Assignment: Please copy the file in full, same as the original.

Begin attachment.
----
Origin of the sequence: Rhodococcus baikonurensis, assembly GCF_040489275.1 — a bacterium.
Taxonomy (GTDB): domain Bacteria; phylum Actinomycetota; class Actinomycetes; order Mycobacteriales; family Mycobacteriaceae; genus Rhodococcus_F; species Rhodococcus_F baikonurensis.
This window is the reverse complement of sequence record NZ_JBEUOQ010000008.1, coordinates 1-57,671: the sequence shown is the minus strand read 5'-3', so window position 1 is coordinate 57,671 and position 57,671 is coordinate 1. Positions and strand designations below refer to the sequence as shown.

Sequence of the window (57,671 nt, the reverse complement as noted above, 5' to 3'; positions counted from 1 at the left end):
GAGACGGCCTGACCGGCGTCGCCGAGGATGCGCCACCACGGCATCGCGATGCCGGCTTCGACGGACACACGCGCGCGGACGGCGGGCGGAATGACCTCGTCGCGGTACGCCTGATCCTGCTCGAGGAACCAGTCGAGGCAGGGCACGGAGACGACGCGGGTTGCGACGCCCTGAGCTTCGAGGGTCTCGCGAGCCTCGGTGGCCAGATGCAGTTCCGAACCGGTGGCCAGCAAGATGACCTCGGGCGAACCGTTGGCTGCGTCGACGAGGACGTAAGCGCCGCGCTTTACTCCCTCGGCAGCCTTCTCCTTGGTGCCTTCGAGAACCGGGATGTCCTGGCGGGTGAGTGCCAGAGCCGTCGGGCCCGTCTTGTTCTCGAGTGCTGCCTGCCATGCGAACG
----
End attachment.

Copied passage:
Origin of the sequence: Rhodococcus baikonurensis, assembly GCF_040489275.1 — a bacterium.
Taxonomy (GTDB): domain Bacteria; phylum Actinomycetota; class Actinomycetes; order Mycobacteriales; family Mycobacteriaceae; genus Rhodococcus_F; species Rhodococcus_F baikonurensis.
This window is the reverse complement of sequence record NZ_JBEUOQ010000008.1, coordinates 1-57,671: the sequence shown is the minus strand read 5'-3', so window position 1 is coordinate 57,671 and position 57,671 is coordinate 1. Positions and strand designations below refer to the sequence as shown.

Sequence of the window (57,671 nt, the reverse complement as noted above, 5' to 3'; positions counted from 1 at the left end):
GAGACGGCCTGACCGGCGTCGCCGAGGATGCGCCACCACGGCATCGCGATGCCGGCTTCGACGGACACACGCGCGCGGACGGCGGGCGGAATGACCTCGTCGCGGTACGCCTGATCCTGCTCGAGGAACCAGTCGAGGCAGGGCACGGAGACGACGCGGGTTGCGACGCCCTGAGCTTCGAGGGTCTCGCGAGCCTCGGTGGCCAGATGCAGTTCCGAACCGGTGGCCAGCAAGATGACCTCGGGCGAACCGTTGGCTGCGTCGACGAGGACGTAAGCGCCGCGCTTTACTCCCTCGGCAGCCTTCTCCTTGGTGCCTTCGAGAACCGGGATGTCCTGGCGGGTGAGTGCCAGAGCCGTCGGGCCCGTCTTGTTCTCGAGTGCTGCCTGCCATGCGAACG